Another useful thing about using Data Virtualization is that fact that you can join tables from multiple databases in one query.  Here is an example of joining tables from three databases with one API call using cURL in a bash script:


myquery= "select postgres.hcahps_measure_id \

              , db2edw.county_name as County \

              , sandbox.number_of_readmissions \

           from DV.HOSPITAL_HCAHPS_DATA_PG postgres \

              , DV.HOSPITAL_INFO_EDW db2edw \

              , DV.HOSPITAL_READMISSION_DB2S sandbox \

          where varchar(postgres.provider_id) = db2edw.provider_id \

            and db2edw.provider_id = sandbox.provider_number \

          fetch first 3 rows only"


curl --header "authorization: $token2" --header 'Content-Type: application/json' \

      -d '{"isQuery": true,"sqlStatement": "'"$myquery"'" ,"sync": true}' \


Note that here I overrode the county column name with the “AS COUNTY” clause in the query.  The output is in JSON format as you can see here:


{'jobStatus': 4,

 'jobStatusDescription': 'Job is complete',










 'rowCount': 3}


As you can see, each row is output as an element of an array.  This is a very handy way to get table data, or actually any query result, from any database into JSON format with the column names used for the keys in each key:value pair.


Using the API you can also call Data Virtualization procedures.  In this example, I’m using the describe table command inside the admin_cmd stored procedure.  Using this you can see the columns and data types of any virtual table. 


myquery="CALL sysproc.admin_cmd('describe table DV.HOSP_INFO_READMIT_VIEW ')"


curl --header "authorization: $token2" --header 'Content-Type: application/json' \

      -d '{"isQuery": true,"sqlStatement": "'"$myquery"'" ,"sync": true}' \


Feel free to copy and paste these examples, but be careful of the various single and double quotes.  Since I pasted them from a ssh window into a document that I converted to html, the quotes may get changed around.  I recommend retyping them.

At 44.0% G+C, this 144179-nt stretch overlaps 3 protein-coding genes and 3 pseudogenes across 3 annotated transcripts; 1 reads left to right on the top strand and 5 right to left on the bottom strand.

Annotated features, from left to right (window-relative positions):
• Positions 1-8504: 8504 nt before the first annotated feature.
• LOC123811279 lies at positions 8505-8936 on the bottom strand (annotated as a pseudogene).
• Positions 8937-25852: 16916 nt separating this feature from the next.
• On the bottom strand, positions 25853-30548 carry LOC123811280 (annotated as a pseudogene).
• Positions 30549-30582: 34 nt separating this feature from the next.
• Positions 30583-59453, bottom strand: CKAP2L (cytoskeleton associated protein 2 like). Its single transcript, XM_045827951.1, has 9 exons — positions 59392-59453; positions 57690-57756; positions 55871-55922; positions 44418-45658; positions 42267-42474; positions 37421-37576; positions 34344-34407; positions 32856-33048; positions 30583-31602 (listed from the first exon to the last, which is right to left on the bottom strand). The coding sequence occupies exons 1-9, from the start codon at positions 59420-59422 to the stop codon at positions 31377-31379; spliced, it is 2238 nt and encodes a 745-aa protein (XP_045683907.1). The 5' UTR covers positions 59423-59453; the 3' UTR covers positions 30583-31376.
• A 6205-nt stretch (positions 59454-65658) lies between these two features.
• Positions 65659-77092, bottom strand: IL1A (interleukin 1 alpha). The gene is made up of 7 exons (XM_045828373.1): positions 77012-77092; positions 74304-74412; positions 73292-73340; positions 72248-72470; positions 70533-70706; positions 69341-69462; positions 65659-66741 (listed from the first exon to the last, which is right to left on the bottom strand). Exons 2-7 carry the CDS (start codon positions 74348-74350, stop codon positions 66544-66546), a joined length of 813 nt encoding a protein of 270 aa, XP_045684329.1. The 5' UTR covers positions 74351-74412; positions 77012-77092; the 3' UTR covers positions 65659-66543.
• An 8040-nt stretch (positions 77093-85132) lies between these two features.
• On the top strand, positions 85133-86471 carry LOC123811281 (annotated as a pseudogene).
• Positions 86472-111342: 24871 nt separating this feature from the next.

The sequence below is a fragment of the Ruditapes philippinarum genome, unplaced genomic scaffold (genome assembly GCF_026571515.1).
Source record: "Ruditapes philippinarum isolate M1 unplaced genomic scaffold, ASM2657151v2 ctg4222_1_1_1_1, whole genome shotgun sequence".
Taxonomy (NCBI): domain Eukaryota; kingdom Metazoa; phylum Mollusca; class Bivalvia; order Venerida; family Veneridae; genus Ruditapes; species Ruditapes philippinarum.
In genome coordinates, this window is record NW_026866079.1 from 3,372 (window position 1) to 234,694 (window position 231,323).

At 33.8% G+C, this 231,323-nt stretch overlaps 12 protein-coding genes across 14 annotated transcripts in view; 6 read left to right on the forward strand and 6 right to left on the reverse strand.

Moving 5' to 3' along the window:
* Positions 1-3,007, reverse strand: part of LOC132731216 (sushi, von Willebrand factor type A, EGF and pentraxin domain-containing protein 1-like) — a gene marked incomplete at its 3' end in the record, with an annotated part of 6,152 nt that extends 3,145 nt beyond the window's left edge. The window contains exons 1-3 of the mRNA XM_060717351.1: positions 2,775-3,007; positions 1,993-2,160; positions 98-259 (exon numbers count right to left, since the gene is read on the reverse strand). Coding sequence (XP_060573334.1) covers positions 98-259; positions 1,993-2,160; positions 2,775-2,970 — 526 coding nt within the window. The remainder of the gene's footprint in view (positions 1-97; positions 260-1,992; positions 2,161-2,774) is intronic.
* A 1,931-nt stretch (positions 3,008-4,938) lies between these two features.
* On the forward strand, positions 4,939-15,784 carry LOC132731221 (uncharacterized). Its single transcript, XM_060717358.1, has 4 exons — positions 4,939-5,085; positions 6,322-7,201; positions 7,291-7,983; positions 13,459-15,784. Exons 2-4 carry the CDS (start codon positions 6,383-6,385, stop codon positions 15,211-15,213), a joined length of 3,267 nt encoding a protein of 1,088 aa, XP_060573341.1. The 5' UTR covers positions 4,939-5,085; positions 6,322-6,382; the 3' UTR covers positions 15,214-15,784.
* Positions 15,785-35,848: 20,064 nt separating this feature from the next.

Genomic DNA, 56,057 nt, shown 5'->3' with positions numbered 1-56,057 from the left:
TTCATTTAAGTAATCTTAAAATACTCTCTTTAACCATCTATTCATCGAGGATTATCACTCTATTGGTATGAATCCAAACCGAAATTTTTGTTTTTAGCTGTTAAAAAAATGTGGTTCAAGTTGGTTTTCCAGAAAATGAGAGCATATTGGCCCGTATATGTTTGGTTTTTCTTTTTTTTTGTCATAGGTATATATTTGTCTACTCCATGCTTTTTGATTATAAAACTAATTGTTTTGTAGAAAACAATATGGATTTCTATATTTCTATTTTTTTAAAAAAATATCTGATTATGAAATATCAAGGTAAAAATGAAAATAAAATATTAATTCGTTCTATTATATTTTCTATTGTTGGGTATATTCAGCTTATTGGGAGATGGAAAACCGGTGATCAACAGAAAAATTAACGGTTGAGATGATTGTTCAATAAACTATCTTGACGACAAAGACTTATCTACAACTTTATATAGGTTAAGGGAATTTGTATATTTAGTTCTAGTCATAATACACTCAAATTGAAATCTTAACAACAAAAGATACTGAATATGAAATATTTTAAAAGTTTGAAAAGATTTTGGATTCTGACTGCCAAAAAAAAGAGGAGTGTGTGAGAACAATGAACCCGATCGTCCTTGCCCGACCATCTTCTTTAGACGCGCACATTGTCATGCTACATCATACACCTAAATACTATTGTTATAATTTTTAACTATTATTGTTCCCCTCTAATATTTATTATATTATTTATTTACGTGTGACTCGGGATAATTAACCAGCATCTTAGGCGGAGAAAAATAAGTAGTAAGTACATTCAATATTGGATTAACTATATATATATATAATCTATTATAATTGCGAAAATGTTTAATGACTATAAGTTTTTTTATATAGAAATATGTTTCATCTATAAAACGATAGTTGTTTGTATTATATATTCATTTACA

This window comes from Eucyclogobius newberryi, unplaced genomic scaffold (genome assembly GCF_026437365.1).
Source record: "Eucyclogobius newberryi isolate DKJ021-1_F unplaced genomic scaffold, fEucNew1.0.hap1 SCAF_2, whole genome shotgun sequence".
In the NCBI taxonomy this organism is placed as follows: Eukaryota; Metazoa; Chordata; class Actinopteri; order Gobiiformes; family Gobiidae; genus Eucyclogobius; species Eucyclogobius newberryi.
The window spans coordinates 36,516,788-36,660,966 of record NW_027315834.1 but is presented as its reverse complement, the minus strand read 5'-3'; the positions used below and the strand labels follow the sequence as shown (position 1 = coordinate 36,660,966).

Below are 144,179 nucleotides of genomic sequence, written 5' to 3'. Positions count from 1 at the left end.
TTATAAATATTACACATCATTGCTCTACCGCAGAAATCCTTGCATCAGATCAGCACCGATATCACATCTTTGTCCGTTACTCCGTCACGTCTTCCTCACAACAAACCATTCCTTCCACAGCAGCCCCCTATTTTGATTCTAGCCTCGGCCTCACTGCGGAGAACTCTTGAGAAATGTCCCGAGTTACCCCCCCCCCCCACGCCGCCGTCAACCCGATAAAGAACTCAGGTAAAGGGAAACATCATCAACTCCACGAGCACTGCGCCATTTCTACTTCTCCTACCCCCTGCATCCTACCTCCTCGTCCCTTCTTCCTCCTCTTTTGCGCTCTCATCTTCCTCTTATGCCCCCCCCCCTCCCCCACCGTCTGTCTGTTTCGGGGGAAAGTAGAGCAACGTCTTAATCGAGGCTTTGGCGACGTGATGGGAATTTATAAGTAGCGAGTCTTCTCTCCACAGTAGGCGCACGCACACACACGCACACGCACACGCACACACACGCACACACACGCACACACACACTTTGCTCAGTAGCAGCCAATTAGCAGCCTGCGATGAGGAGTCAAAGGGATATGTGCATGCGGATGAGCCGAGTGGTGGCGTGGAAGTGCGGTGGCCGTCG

As I noted in the opening paragraph you can even virtualize files on remote servers including .csv and .xls (MS Excel) files.  This is done by running the Data Virtualization Remote Connector.   When everything is configured this allows you to view files or worksheets as virtual tables in Data Virtualization just as you see tables in other databases.  Data Virtualization presents the virtual tables the same way regardless of source, so the REST API has access to files that way.  See all of the supported data sources by viewing the “Data Virtualization” column in the grid. 


I use cURL in the examples I provide in this article because they are a succinct way of showing the API calls.  However, you can call the API using any runtime that allows RESTful API calls including Python or Java.  Again you don’t need any database drivers on the workstation or server issuing the API calls.  I have posted these same examples in a notebook in my Github Repo


You can also run Data Virtualization administration commands through a REST API, but not the one you use for querying data.  With the administration API you can do things like creating or dropping virtual tables, managing users and other functions. 




In this article I wanted to show you how to query tables from multiple databases without deploying any drivers on your clients.  I hope you found it useful.  You may have some other good use cases for doing this, so please post those ideas to the db2Dean Facebook Page.